The earlier studies performed in our lab have assessed the efficacy of the Homoeopathic preparation of B. vulgaris in treating urolithiasis in a rat model, and the results have justified its prominent role in reducing oxalate deposition in the tissues, protecting renal cell membrane integrity and thereby might prove as a potential antilithiatic agent. [6]

Several observations that highlight the effectiveness of this homoeopathic preparation of B. vulgaris with a characteristic display of biochemical parameters exist. However, data analysis studies for its efficiency on modulating the CaOx crystal structure and morphology are scant so far.

Hence, the main objective of this study is to elucidate the potential role of homoeopathic preparation of B. vulgaris on in vitro CaOx crystallization.

  Materials and methods Top

Drugs and Chemicals

Homoeopathic preparation of B. vulgaris (Φ, 6C, 30C, and 200C) was procured from Hahnemann Publishing Co., Pvt., Ltd., Kolkata, India. All other chemicals and reagents used were of analytical grade.

Spectrophotometric Crystallization Assay

Spectrophotometric crystallization assay was carried out by the method of Hess et al. (1995). In a quartz cuvette containing 1 ml of Potassium oxalate solution, 1 ml of Calcium chloride solution was added to give a final concentration of 4.25 mmol/L Calcium and 0.75 mmol/L oxalate. All the solutions were prepared in deionized water containing 200 mmol/L Sodium chloride and 10 mmol/L Sodium acetate (pH 5.7). The time course of the optical density at 620 nm was measured automatically using a UVIKON 930 Spectrophotometer (Kontron Instruments, Italy). The values were also measured in the 20, 50, and 100 μl of B. vulgaris (Φ, 6C, 30C, and 200C). OD620 increases initially during nucleation phase and decreases during the aggregation phase.

Slopes of the nucleation (till the maximum) and aggregation (after the peak) phases will be calculated using linear regression analysis, and the percentage inhibition exerted by the proteins will be calculated using the formula:

Percentage inhibition = (1 − Sm/Sc) ×100

where, Sm is the slope in the presence of the protein and Sc the slope of the control.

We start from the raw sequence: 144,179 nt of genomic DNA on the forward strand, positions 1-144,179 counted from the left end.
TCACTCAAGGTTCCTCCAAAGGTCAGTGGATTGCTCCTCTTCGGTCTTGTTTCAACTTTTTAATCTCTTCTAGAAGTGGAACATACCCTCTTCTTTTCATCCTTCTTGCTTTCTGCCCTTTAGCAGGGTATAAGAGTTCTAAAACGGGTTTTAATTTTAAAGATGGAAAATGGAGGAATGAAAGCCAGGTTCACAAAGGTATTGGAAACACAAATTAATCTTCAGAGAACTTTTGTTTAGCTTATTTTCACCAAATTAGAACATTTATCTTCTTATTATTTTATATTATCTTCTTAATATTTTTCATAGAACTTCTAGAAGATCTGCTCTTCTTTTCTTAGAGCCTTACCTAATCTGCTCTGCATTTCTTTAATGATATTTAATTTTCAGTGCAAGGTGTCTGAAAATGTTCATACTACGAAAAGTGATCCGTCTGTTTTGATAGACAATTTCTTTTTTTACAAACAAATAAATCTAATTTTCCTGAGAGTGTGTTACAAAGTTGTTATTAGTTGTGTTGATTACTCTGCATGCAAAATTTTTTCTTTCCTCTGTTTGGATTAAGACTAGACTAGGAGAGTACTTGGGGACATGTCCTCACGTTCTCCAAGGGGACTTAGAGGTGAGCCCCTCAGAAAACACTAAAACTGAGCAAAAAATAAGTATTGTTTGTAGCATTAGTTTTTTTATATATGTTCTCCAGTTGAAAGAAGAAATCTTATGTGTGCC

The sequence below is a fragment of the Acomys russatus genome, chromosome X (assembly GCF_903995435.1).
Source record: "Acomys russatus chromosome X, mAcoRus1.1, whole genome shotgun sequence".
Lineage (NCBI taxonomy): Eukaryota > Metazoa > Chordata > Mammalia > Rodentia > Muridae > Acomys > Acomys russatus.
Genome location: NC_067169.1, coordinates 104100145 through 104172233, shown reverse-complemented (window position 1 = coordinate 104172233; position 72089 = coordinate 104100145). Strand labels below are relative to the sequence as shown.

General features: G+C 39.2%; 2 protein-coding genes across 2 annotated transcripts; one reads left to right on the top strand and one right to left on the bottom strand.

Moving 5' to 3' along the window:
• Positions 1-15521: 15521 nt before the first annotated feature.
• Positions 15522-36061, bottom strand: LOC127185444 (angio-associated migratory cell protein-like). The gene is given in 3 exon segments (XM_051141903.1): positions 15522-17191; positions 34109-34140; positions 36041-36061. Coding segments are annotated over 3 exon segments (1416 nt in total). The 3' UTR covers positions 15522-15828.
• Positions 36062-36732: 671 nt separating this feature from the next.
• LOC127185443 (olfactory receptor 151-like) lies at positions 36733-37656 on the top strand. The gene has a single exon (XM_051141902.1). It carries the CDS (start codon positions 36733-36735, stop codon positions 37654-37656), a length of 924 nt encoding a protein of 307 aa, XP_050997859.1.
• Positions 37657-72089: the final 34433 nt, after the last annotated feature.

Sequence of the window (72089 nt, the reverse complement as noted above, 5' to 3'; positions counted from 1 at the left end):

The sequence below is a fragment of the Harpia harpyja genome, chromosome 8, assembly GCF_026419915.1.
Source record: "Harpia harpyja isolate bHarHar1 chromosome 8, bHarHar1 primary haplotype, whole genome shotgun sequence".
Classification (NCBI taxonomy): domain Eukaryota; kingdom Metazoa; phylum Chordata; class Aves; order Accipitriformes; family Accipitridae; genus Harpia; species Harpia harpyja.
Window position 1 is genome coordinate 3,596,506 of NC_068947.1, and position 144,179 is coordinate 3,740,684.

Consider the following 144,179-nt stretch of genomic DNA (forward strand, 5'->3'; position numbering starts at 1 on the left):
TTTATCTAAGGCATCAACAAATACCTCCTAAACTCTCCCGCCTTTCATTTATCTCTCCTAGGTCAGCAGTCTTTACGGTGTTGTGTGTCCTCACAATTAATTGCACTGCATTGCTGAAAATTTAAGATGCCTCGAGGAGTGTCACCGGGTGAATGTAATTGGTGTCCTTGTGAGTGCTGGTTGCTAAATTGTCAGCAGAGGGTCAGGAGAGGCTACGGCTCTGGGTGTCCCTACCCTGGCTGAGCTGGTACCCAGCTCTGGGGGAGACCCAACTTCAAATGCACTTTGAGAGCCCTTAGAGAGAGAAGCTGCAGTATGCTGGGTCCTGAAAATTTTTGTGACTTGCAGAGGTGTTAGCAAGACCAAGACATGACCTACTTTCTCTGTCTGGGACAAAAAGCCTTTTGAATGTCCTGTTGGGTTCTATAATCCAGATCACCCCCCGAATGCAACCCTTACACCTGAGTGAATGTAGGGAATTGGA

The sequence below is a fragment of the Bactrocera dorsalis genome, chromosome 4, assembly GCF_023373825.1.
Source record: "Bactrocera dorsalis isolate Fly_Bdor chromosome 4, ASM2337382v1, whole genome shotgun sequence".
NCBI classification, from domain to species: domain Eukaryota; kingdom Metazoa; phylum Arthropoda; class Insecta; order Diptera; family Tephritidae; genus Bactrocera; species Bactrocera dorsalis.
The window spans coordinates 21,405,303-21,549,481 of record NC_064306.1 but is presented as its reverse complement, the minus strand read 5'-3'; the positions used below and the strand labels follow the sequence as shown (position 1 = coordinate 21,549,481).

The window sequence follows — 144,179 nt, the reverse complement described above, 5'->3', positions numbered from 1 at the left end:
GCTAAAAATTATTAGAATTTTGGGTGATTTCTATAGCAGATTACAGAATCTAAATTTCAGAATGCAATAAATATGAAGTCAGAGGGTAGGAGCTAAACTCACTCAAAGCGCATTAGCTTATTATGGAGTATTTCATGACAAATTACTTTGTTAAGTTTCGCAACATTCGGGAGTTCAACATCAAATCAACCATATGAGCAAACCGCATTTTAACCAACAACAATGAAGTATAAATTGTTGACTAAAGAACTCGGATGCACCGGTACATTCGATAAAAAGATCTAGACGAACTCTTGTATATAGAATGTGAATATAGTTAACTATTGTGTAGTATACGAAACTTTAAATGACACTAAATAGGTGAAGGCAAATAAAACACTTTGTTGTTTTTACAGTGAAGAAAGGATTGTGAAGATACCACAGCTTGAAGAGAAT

Light Microscopic Studies

CaOx crystals for light microscopic studies were prepared according to the method of Nakai et al. (1996). CaOx crystals were formed by mixing 0.2 ml of 20 mM Calcium chloride with 0.1 ml of 20 mM potassium oxalate. All the solutions were prepared in 10 mM sodium acetate containing 200 mM sodium chloride. Each solution was adjusted to the pH 6.5. Crystallization was carried out by mixing appropriate ratio of the solutions, and the suspension formed was spread on a glass plate and a cover slip was placed on it and investigated under light microscope (Eclipse E400, NIKON Microscope, Japan) and was photographed at × 40 magnification. The same procedure was repeated by adding each concentration of B. vulgaris procured.

  Results and discussion Top

The majority of urinary calculi found in patients with urolithiasis are predominantly of CaOx composition. Calcium and oxalate are the two urine substances responsible for CaOx crystallization. Hence, generally, the inhibitors of CaOx crystallization have been used as a prophylactic agent to prevent the recurrence.

The problem of calculating the supersaturation in urine (i.e., the driving force of this particular case of phase transformation) and finding out the possible natural or pharmaceutical regulators of this driving force, in the process of investigating the kinetics of crystal nucleation and growth, as well as in the investigation of the kinetics of the dissolution of already existing stones, appears to be of utmost significance. [7] In this context, we set into assessing the CaOx crystallization kinetics in the presence of an established homoeopathic preparation of B. vulgaris. In vitro crystallization systems are widely used for different purposes in urolithiasis research so as to understand the pathology and thus to emerge with efficient treatment strategies.

Several in vitro and also in vivo studies on medicinal plants have proven them to play a crucial role in delaying and/or preventing the early phases of crystallization and thus conferring a remedy as antiurolithic agents. [8],[9]